Rockville, Maryland, (population 65,000) is one of the state’s oldest towns, dating back to the Colonial period, when it was a crossroads hamlet along the “great road” between Georgetown and Frederick. It was also well known for Hungerford’s Tavern. In 1774 Rockville patriots at the tavern issued the “Hungerford Resolves,” calling for a boycott of British goods in response to the Boston Harbor Blockade.
Montgomery County was created out of Frederick County in 1776, and the crossroads became site of the Montgomery County Courthouse. The Maryland General Assembly surveyed the town in 1801 and named it Rockville because of its proximity to Rock Creek.
Rockville incorporated in 1860, and in 1873 the metropolitan branch of the Baltimore and Ohio Railroad arrived, with frequent service to Washington D.C. Rockville became a summer resort known for its elevated, healthy environment and several hotels.
The 1883 Civil Service Act, which opened up hiring for federal jobs on the basis of merit, led to the development of Rockville’s Victorian railroad suburbs West End Park and Rockville Park. Population growth slowed in the early 20th century but boomed following World War II, and the city became a burgeoning suburb of Washington, D.C. Rockville is now home to several international science and technology corporations.
Visitors can tour the Stonestreet Museum of 19th Century Medicine, which highlights the changes in medical science that occurred during the career of Dr. Edward E. Stonestreet. Built in 1852, this one-room Gothic Revival doctor’s office features medical artifacts and implements.
The Montgomery County Historical Society is housed in Rockville’s 1815 Federal-style Beall-Dawson house. The 1926 Glenview Mansion/Civic Center Park, listed on the National Register, offers docent-led tours, concerts, and art shows. Dawson Farm Park, also listed on the National Register, includes interpretive signs and exhibits. F. Scott Fitzgerald, his wife Zelda, and their daughter, Frances, are buried at the historic St. Mary’s Church cemetery in Rockville.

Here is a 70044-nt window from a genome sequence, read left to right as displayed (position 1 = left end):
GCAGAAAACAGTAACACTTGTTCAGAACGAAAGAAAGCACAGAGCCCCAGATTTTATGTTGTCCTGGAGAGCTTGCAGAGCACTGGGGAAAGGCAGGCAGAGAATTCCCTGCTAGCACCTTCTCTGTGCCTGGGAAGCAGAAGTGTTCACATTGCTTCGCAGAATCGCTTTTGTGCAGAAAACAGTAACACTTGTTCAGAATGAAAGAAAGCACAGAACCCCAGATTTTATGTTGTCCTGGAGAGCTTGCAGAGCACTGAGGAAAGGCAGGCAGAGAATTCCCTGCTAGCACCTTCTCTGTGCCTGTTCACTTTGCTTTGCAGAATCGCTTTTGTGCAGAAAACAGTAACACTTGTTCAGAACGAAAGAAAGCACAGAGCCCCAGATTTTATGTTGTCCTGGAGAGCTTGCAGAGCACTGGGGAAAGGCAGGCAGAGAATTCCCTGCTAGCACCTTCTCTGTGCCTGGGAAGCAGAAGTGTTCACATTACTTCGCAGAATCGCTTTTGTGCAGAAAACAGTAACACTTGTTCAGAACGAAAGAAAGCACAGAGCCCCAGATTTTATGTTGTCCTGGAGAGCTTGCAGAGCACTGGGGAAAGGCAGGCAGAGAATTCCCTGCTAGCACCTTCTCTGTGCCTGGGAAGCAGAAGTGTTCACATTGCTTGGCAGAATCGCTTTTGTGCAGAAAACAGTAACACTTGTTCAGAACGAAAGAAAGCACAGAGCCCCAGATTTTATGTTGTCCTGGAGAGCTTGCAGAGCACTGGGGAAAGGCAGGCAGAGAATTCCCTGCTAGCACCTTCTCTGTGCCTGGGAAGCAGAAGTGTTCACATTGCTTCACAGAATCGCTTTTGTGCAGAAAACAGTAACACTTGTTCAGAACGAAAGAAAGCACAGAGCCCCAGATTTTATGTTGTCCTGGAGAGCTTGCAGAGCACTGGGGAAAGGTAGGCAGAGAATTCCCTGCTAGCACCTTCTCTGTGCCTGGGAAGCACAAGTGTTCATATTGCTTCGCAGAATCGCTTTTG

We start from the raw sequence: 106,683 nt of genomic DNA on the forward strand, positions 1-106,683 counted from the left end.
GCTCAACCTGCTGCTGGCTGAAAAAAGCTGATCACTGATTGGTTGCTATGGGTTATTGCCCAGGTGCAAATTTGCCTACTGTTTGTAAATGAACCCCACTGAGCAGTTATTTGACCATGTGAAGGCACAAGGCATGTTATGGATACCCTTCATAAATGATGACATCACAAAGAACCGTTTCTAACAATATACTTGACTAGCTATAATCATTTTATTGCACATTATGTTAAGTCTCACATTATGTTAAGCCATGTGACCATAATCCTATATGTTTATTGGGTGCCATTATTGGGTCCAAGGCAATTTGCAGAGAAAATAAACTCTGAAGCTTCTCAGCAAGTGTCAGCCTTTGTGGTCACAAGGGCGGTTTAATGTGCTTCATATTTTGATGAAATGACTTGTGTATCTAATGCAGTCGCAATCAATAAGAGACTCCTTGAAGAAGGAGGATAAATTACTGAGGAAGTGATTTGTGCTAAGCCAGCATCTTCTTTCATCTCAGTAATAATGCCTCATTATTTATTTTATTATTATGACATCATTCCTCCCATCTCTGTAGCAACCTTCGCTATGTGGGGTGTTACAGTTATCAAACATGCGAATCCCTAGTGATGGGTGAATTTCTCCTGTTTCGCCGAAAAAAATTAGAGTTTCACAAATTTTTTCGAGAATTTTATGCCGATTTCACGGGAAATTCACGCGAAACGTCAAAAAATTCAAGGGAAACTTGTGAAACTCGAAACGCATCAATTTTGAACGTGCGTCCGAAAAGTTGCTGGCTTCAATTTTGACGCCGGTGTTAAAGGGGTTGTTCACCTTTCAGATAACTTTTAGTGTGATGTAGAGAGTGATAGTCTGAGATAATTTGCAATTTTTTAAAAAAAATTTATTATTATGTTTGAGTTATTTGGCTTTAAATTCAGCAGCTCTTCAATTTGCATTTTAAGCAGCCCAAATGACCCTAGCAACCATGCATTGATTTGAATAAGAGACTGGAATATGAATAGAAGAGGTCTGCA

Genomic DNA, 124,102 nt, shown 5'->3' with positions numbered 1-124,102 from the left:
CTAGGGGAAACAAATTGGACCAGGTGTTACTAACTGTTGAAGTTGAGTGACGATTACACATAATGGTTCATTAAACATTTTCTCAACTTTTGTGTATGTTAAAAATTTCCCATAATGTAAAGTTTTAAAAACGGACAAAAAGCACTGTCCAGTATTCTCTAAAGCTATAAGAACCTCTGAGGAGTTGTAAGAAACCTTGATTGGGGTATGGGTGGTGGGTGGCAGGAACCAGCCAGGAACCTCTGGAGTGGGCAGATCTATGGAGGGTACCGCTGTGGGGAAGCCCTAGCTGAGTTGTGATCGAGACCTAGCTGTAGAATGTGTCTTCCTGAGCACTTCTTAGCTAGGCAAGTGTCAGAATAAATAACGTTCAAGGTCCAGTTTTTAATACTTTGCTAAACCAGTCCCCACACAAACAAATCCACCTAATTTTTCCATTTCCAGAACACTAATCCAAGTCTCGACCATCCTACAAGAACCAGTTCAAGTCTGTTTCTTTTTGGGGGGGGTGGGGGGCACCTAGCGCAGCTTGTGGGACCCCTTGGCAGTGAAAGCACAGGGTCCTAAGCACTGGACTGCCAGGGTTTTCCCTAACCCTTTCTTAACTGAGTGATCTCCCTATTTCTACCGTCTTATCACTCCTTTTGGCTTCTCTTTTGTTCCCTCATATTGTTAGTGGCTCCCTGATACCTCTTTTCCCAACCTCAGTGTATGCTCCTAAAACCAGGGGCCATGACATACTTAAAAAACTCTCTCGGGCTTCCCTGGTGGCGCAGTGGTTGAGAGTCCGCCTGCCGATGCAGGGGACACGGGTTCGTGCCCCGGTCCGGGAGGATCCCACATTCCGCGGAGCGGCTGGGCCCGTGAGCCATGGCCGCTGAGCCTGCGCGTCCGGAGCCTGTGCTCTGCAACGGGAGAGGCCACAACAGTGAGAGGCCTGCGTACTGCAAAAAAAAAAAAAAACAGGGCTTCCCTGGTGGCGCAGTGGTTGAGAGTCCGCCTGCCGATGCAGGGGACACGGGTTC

“Explore Rockville” features sites, extant and non-extant, that existed in the city between 1801 and 1850. The African American Heritage Walking tour documents people and places in downtown Rockville from the 18th through the 20th centuries.
The Peerless Rockville organization offers a dozen guided walking tours, several self-guided tours, including four cycling routes, and a historic scavenger hunt. Peerless Rockville is housed in the historic Red Brick Courthouse in the town center. The organization also works to adapt buildings such as the B & O Railroad Station, the Red Brick Courthouse, the Montrose School, and the Wire Hardware Store for current uses and to help property owners with preservation.
The annual Montgomery County Heritage Days celebration includes sites and events in Rockville.
Designated a Preserve America Community in January 2008.